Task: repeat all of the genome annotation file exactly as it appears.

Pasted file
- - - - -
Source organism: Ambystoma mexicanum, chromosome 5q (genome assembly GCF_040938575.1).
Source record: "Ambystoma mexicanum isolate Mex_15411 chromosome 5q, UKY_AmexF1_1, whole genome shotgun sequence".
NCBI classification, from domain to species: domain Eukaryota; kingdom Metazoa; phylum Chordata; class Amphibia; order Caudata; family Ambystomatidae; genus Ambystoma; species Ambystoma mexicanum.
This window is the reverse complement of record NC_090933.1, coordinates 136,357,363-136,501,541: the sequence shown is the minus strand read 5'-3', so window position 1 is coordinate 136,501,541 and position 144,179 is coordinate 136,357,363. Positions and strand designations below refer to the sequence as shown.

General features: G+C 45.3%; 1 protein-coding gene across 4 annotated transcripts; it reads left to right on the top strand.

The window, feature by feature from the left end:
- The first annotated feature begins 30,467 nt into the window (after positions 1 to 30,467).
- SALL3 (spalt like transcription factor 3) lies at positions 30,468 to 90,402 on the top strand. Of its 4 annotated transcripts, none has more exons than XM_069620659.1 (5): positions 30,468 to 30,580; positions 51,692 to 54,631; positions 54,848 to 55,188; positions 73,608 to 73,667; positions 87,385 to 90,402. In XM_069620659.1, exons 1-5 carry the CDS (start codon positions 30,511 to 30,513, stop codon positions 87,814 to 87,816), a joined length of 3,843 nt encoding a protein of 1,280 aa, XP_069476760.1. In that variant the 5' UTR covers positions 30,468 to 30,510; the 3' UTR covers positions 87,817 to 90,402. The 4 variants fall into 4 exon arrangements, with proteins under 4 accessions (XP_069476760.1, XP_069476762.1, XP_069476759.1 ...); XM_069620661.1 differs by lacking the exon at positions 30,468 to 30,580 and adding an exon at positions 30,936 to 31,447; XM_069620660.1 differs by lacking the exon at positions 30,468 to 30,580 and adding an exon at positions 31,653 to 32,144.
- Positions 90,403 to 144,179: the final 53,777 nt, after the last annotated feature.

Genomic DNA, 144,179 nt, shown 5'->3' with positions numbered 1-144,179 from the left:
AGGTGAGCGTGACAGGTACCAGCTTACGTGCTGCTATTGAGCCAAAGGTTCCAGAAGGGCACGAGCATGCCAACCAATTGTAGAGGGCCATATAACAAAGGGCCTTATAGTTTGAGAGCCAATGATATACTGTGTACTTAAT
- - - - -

Source organism: Ambystoma mexicanum, chromosome 5q (genome assembly GCF_040938575.1).
Source record: "Ambystoma mexicanum isolate Mex_15411 chromosome 5q, UKY_AmexF1_1, whole genome shotgun sequence".
NCBI classification, from domain to species: domain Eukaryota; kingdom Metazoa; phylum Chordata; class Amphibia; order Caudata; family Ambystomatidae; genus Ambystoma; species Ambystoma mexicanum.
This window is the reverse complement of record NC_090933.1, coordinates 136,357,363-136,501,541: the sequence shown is the minus strand read 5'-3', so window position 1 is coordinate 136,501,541 and position 144,179 is coordinate 136,357,363. Positions and strand designations below refer to the sequence as shown.

General features: G+C 45.3%; 1 protein-coding gene across 4 annotated transcripts; it reads left to right on the top strand.

The window, feature by feature from the left end:
- The first annotated feature begins 30,467 nt into the window (after positions 1 to 30,467).
- SALL3 (spalt like transcription factor 3) lies at positions 30,468 to 90,402 on the top strand. Of its 4 annotated transcripts, none has more exons than XM_069620659.1 (5): positions 30,468 to 30,580; positions 51,692 to 54,631; positions 54,848 to 55,188; positions 73,608 to 73,667; positions 87,385 to 90,402. In XM_069620659.1, exons 1-5 carry the CDS (start codon positions 30,511 to 30,513, stop codon positions 87,814 to 87,816), a joined length of 3,843 nt encoding a protein of 1,280 aa, XP_069476760.1. In that variant the 5' UTR covers positions 30,468 to 30,510; the 3' UTR covers positions 87,817 to 90,402. The 4 variants fall into 4 exon arrangements, with proteins under 4 accessions (XP_069476760.1, XP_069476762.1, XP_069476759.1 ...); XM_069620661.1 differs by lacking the exon at positions 30,468 to 30,580 and adding an exon at positions 30,936 to 31,447; XM_069620660.1 differs by lacking the exon at positions 30,468 to 30,580 and adding an exon at positions 31,653 to 32,144.
- Positions 90,403 to 144,179: the final 53,777 nt, after the last annotated feature.

Genomic DNA, 144,179 nt, shown 5'->3' with positions numbered 1-144,179 from the left:
AGGTGAGCGTGACAGGTACCAGCTTACGTGCTGCTATTGAGCCAAAGGTTCCAGAAGGGCACGAGCATGCCAACCAATTGTAGAGGGCCATATAACAAAGGGCCTTATAGTTTGAGAGCCAATGATATACTGTGTACTTAAT